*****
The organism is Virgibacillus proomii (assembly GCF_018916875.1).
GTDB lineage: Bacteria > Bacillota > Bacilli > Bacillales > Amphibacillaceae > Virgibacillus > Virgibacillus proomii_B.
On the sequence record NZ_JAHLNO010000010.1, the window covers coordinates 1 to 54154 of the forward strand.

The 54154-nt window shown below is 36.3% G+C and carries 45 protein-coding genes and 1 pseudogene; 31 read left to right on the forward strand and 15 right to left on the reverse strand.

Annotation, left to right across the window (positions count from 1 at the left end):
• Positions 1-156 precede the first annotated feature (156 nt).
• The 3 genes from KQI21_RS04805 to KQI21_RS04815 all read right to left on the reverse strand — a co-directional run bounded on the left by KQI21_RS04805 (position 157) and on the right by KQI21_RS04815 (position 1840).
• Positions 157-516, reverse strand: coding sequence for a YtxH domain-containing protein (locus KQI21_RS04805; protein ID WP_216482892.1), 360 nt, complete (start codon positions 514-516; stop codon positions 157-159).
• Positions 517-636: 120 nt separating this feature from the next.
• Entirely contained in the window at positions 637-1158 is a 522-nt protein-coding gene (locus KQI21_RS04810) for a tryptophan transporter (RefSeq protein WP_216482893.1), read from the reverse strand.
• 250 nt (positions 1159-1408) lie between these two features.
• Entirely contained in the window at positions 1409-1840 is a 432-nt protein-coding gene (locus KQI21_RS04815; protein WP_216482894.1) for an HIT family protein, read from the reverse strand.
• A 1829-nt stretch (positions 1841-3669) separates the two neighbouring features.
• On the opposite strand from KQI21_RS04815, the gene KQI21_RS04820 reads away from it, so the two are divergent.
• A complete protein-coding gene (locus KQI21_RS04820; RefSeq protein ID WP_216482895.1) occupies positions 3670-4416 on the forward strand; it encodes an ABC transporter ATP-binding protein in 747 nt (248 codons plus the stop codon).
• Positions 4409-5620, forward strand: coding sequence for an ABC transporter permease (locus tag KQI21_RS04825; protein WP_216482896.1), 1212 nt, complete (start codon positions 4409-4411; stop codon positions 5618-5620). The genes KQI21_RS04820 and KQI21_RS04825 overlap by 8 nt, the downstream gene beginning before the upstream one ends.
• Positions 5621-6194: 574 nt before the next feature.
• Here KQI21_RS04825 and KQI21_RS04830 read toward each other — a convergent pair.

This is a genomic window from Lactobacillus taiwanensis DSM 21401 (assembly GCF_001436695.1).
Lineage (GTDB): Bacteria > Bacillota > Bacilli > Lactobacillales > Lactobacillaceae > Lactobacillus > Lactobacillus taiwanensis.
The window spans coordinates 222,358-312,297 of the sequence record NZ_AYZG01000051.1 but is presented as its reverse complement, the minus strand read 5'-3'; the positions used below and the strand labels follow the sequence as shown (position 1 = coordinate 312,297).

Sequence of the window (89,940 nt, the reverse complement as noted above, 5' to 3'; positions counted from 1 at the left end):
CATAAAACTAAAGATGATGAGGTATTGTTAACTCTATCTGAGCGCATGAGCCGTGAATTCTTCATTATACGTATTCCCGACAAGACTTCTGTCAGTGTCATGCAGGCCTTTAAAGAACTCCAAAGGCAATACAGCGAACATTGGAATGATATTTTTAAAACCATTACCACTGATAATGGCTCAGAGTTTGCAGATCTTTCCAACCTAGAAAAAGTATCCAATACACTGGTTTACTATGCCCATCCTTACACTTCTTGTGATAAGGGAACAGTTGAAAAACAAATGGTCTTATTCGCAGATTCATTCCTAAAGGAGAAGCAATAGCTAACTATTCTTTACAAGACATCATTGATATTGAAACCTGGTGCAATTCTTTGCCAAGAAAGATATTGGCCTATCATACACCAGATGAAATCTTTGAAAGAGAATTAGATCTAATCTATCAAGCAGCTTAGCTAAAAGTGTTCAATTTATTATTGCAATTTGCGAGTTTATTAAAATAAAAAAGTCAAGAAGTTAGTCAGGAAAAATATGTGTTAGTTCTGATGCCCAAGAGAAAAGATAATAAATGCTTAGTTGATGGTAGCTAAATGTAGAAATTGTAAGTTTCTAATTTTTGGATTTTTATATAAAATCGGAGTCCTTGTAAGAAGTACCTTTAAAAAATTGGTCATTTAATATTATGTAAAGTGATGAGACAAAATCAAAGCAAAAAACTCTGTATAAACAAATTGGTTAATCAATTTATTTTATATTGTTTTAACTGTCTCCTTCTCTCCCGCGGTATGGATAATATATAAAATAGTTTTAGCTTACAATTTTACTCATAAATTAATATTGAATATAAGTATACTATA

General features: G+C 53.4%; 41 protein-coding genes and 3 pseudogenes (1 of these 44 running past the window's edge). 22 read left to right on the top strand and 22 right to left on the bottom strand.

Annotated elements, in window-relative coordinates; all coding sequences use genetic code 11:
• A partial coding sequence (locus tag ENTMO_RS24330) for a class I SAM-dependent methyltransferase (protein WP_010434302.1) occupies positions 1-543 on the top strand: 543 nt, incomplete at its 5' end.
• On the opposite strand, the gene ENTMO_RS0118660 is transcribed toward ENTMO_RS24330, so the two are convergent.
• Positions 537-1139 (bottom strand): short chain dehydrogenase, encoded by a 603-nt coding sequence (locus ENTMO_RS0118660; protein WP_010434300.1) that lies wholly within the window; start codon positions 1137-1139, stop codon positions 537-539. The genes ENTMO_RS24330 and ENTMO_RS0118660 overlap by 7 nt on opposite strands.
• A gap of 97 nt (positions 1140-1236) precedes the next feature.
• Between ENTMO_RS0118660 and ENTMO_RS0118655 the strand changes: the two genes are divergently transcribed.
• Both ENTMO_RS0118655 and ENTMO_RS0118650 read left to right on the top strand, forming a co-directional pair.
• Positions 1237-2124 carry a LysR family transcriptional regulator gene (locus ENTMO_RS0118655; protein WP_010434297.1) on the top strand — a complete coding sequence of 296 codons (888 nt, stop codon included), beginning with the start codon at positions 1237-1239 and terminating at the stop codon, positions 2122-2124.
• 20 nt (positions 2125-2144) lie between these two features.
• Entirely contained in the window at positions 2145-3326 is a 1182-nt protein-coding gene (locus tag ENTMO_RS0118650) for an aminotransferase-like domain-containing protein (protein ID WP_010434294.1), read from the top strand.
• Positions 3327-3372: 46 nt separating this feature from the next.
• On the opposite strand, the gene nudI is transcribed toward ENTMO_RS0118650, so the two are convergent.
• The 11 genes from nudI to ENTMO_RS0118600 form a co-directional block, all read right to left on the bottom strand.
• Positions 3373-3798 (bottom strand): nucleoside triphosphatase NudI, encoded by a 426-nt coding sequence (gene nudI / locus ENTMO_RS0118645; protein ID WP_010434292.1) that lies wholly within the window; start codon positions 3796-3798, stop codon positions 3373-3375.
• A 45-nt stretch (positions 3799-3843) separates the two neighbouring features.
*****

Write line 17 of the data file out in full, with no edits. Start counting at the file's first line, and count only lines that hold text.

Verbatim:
• Positions 5621-6194: 574 nt before the next feature.